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Home-Cured Bacon

Give a man some bacon, make a friend. Show a man how to make bacon, make a friend forever.Pope Black

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Sunday, August 18, 2013: I had the good fortune of seeing the amazing cast iron collection of another member of the Cast Iron Cooking group recently, and he also told me how he'd recently cured his own bacon. He used a dry salt cure; though he said it had turned out far too salty for his taste. Considering this, I'm using a bacon curing recipe from a friend who's a professional chef: "2 pounds of pork belly, 1 table spoon of pink curing salt, cup of sugar , half a cup of salt, 2 tablespoons of ground bay leaf, table spoon of course ground black pepper, 1 and a quarts of water, smoke flavor if you can get it. 3 tablespoons of REAL maple syrup, half a cup of brown sugar. Mix it all together and let it soak for a week. Then take it out of the brine and hang it to dry for a couple of days, or smoke it if you can." However, this is five and a half pounds of pork belly, so I'm doubling the amount. Also, I don't have curing salt; but I do have saltpeter; considering this, in the original recipe I'd reduce the saltpeter to half a teaspoon, so here it's doubled as with the other ingredients. This all becomes the following:

Pans needed: Huge bowl or stock pot for brine – be sure it can fit in your refrigerator.

I simply mixed all of the ingredients together in cold water, submerged the pork belly, and covered the bowl with plastic wrap. It's covered and soaking in the brine in my refrigerator, and should be ready for drying next week. I'd purchased this pork belly in two separate places, and the total cost came to about $3 a pound. So for about $15, I'll have five and a half pounds of home-cured bacon. The skyrocketing cost of bacon these days makes this rather cost effective.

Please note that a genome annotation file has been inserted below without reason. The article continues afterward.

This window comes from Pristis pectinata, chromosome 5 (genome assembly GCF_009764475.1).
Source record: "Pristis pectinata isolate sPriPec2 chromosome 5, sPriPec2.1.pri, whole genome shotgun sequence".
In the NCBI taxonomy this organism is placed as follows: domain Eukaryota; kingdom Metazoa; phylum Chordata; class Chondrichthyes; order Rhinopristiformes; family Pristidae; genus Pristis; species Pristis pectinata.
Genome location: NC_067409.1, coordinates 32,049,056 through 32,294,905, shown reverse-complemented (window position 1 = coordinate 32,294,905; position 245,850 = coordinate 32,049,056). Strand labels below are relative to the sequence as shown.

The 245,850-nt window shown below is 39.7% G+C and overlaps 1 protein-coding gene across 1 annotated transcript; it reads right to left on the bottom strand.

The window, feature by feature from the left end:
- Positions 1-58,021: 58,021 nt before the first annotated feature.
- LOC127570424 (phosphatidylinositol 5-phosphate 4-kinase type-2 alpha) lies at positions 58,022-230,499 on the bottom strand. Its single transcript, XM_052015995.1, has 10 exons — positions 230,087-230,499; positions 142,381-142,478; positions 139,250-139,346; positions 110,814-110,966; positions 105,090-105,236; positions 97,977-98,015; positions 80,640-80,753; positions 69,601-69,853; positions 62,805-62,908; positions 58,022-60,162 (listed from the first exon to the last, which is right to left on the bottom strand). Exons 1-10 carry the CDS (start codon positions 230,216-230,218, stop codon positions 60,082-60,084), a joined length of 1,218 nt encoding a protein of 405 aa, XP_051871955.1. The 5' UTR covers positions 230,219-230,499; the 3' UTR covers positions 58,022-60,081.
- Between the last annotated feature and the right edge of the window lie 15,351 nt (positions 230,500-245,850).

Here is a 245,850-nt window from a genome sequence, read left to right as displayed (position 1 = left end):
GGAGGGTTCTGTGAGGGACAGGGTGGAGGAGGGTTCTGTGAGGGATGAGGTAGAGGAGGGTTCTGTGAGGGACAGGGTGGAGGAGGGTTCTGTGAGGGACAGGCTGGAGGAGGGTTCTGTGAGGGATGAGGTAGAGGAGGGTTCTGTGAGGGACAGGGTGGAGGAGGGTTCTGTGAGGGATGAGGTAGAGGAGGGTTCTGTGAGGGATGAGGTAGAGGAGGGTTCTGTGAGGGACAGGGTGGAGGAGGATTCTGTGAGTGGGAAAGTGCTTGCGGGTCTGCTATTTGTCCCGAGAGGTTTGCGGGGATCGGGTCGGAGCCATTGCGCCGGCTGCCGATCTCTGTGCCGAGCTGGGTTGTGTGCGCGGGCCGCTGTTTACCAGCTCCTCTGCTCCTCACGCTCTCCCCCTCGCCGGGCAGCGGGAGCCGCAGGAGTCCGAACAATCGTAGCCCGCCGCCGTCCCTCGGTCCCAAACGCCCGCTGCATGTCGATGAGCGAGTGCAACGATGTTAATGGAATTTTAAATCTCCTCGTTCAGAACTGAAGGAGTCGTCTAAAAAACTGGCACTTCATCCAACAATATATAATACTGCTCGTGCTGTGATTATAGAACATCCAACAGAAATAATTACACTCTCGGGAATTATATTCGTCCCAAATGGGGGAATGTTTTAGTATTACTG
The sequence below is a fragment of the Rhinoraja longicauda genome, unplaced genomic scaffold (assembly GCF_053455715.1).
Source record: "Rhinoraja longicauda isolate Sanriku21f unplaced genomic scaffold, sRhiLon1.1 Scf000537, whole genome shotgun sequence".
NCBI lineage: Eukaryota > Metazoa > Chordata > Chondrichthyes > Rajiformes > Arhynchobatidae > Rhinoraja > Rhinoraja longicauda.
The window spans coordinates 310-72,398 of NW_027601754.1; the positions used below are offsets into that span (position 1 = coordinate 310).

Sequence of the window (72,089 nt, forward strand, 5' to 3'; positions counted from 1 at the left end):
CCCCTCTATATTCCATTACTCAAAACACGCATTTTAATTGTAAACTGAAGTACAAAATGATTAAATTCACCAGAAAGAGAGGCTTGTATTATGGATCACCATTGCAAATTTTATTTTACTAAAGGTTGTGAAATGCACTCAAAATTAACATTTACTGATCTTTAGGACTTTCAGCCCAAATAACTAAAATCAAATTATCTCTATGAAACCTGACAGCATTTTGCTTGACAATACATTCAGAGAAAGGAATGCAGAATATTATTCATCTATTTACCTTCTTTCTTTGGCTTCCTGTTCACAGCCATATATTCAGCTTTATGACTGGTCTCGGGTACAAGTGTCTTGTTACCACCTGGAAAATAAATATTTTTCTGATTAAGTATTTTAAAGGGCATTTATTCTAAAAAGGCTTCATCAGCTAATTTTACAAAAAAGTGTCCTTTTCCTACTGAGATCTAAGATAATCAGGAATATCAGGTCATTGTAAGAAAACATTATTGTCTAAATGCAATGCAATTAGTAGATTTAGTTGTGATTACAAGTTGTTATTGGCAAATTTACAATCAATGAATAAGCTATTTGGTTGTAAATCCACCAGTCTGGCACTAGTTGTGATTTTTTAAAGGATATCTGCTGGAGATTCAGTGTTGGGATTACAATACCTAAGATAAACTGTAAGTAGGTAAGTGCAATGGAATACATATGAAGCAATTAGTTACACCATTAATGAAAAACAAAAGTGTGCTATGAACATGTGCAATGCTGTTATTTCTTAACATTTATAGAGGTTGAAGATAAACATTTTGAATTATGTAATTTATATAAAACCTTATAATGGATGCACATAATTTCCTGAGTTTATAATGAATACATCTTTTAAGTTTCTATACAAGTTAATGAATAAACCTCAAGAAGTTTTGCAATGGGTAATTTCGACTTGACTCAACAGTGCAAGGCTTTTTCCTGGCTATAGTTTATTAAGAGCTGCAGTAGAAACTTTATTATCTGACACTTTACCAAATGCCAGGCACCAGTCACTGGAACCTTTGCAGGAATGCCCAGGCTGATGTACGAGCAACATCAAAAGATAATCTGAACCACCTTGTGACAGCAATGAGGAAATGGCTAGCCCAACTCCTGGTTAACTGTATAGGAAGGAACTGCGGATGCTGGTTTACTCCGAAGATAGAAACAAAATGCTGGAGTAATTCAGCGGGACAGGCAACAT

Monday, August 26, 2013: After eight days in the brine, the pork belly LOOKS like bacon and it SMELLS like bacon. Now, we wrap it up in cheesecloth and dry it for two days. I don't have a smoker, so I'm resting the bacon on a rack, on top of a tray, in the fridge. By Wednesday there will be BACON! (Also, the leftover brine smells delicious! It's a shame to have to discard it.)

After at least eight to ten days in the brine, remove the pork belly from the brine and rinse it off. Wrap your bacon in cheesecloth, and let it sit uncovered in the refrigerator for 48 hours to dry.

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At this point you can cook your bacon and eat it. If you plan to store your bacon in the refrigerator for a while, the bacon can be slow-cooked in order to kill off any bacteria or other internal growths. This will make the bacon safe for preservation. Simply place the bacon in a cast iron pan and cook it in the oven, uncovered, at a low temperature of only 200 degrees Fahrenheit. Cook the bacon until the internal temperature reaches 150 degrees Fahrenheit. This will take about an hour and a half. Once the bacon has reached the proper temperature, place it in a plastic ziploc bag, and chill it in the refrigerator once again. This will allow the meat to toughen and reach the consistency of slab bacon. You can store the bacon in the referigerator in this manner for at least a week before cooking it.

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